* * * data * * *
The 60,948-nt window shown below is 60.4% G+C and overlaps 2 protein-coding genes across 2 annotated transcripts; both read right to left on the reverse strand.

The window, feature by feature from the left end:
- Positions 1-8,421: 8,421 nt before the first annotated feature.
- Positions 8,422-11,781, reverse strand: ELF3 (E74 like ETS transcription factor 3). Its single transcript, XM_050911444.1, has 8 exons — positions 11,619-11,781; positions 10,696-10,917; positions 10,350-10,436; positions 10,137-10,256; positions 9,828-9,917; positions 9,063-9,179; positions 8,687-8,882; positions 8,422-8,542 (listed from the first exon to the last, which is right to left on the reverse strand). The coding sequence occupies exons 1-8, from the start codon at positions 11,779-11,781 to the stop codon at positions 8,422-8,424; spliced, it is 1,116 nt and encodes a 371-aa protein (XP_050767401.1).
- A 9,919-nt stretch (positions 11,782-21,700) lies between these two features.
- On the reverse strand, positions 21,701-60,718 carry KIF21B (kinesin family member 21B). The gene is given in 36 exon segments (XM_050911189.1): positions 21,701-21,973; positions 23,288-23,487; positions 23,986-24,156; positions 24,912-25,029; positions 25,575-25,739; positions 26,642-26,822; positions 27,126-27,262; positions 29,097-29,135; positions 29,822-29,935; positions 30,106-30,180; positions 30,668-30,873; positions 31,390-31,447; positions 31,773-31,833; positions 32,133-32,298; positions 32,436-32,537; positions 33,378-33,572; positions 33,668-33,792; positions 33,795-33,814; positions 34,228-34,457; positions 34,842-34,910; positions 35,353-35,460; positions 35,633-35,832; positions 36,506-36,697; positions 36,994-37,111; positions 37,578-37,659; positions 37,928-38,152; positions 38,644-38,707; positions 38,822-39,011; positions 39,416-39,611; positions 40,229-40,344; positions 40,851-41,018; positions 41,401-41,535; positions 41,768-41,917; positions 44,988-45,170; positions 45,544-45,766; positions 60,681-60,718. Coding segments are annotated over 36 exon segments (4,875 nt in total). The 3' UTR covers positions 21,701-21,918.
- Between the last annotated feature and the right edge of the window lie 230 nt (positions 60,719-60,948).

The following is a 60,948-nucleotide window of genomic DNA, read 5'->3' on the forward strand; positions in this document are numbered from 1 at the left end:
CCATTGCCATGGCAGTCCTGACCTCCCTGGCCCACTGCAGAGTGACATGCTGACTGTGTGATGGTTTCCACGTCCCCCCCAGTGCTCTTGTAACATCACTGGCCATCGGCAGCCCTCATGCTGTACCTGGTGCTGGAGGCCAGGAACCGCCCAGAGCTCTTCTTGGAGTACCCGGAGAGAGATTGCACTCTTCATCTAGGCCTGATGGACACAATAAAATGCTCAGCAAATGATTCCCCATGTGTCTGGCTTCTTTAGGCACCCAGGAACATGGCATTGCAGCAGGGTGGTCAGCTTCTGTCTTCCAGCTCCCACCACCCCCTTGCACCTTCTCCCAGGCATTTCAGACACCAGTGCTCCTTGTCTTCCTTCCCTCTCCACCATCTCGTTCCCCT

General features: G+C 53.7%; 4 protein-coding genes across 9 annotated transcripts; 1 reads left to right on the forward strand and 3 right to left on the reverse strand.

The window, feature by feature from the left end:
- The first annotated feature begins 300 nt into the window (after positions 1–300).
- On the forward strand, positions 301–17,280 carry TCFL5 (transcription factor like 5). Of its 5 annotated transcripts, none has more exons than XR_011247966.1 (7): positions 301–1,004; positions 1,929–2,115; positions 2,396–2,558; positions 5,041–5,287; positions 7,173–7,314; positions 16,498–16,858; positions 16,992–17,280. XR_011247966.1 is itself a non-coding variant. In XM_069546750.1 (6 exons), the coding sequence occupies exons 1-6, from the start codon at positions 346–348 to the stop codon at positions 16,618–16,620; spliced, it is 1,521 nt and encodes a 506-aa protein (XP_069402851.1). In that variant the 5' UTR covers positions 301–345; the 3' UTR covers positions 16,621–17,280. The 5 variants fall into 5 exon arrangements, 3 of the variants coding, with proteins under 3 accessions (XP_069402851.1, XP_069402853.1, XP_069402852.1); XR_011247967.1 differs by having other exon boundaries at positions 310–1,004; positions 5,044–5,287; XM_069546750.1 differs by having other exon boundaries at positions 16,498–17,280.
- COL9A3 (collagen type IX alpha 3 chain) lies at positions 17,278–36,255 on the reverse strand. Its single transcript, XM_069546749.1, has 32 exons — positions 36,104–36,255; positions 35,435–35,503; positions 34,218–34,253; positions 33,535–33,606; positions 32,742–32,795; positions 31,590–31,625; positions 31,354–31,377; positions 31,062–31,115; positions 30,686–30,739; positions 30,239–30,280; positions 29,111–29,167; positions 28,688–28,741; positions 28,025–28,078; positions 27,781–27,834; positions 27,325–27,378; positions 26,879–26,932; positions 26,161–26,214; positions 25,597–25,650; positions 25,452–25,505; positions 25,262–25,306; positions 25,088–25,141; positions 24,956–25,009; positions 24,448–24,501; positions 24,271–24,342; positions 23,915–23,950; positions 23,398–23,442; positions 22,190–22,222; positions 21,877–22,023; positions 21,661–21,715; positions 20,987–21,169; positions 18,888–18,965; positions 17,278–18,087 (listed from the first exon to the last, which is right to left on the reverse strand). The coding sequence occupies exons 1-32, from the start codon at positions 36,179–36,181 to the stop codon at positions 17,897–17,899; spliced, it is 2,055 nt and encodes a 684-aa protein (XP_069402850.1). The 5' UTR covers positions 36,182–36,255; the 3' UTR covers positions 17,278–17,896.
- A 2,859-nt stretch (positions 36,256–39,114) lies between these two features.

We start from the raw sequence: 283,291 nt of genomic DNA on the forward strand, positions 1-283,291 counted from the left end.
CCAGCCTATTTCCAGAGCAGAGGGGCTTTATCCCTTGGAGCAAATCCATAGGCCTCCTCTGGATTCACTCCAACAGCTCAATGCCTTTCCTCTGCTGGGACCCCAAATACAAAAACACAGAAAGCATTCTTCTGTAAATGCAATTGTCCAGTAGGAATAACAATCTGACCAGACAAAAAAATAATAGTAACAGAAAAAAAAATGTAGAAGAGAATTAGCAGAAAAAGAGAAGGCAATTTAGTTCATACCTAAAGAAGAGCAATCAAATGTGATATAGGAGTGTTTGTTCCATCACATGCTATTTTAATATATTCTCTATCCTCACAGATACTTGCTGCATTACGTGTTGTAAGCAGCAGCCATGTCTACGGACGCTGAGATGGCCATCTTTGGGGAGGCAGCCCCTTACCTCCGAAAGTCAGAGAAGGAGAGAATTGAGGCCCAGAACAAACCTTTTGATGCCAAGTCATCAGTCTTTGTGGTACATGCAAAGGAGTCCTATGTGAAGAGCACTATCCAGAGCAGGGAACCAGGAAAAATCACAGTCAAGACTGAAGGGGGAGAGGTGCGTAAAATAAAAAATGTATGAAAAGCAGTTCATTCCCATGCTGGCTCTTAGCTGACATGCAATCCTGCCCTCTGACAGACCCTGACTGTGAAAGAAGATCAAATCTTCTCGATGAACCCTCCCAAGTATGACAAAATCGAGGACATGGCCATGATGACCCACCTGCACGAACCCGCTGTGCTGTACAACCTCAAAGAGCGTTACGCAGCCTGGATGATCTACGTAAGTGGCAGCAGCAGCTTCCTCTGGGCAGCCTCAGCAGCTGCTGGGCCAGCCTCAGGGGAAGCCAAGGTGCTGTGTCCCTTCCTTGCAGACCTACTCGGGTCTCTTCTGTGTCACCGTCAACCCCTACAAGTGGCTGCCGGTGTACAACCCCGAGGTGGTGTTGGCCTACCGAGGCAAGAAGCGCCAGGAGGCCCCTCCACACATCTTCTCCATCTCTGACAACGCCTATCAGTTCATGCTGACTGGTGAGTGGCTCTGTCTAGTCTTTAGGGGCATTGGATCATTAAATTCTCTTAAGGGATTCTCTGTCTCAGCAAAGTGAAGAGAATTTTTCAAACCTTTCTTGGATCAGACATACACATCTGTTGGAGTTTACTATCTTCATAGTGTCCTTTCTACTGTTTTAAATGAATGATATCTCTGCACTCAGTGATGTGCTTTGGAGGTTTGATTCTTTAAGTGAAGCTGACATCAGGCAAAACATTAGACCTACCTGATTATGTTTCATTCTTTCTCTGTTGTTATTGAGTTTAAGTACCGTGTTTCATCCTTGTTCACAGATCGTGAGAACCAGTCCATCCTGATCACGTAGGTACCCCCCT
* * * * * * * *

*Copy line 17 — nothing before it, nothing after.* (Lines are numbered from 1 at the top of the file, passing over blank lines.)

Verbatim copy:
CCAGCCTATTTCCAGAGCAGAGGGGCTTTATCCCTTGGAGCAAATCCATAGGCCTCCTCTGGATTCACTCCAACAGCTCAATGCCTTTCCTCTGCTGGGACCCCAAATACAAAAACACAGAAAGCATTCTTCTGTAAATGCAATTGTCCAGTAGGAATAACAATCTGACCAGACAAAAAAATAATAGTAACAGAAAAAAAAATGTAGAAGAGAATTAGCAGAAAAAGAGAAGGCAATTTAGTTCATACCTAAAGAAGAGCAATCAAATGTGATATAGGAGTGTTTGTTCCATCACATGCTATTTTAATATATTCTCTATCCTCACAGATACTTGCTGCATTACGTGTTGTAAGCAGCAGCCATGTCTACGGACGCTGAGATGGCCATCTTTGGGGAGGCAGCCCCTTACCTCCGAAAGTCAGAGAAGGAGAGAATTGAGGCCCAGAACAAACCTTTTGATGCCAAGTCATCAGTCTTTGTGGTACATGCAAAGGAGTCCTATGTGAAGAGCACTATCCAGAGCAGGGAACCAGGAAAAATCACAGTCAAGACTGAAGGGGGAGAGGTGCGTAAAATAAAAAATGTATGAAAAGCAGTTCATTCCCATGCTGGCTCTTAGCTGACATGCAATCCTGCCCTCTGACAGACCCTGACTGTGAAAGAAGATCAAATCTTCTCGATGAACCCTCCCAAGTATGACAAAATCGAGGACATGGCCATGATGACCCACCTGCACGAACCCGCTGTGCTGTACAACCTCAAAGAGCGTTACGCAGCCTGGATGATCTACGTAAGTGGCAGCAGCAGCTTCCTCTGGGCAGCCTCAGCAGCTGCTGGGCCAGCCTCAGGGGAAGCCAAGGTGCTGTGTCCCTTCCTTGCAGACCTACTCGGGTCTCTTCTGTGTCACCGTCAACCCCTACAAGTGGCTGCCGGTGTACAACCCCGAGGTGGTGTTGGCCTACCGAGGCAAGAAGCGCCAGGAGGCCCCTCCACACATCTTCTCCATCTCTGACAACGCCTATCAGTTCATGCTGACTGGTGAGTGGCTCTGTCTAGTCTTTAGGGGCATTGGATCATTAAATTCTCTTAAGGGATTCTCTGTCTCAGCAAAGTGAAGAGAATTTTTCAAACCTTTCTTGGATCAGACATACACATCTGTTGGAGTTTACTATCTTCATAGTGTCCTTTCTACTGTTTTAAATGAATGATATCTCTGCACTCAGTGATGTGCTTTGGAGGTTTGATTCTTTAAGTGAAGCTGACATCAGGCAAAACATTAGACCTACCTGATTATGTTTCATTCTTTCTCTGTTGTTATTGAGTTTAAGTACCGTGTTTCATCCTTGTTCACAGATCGTGAGAACCAGTCCATCCTGATCACGTAGGTACCCCCCT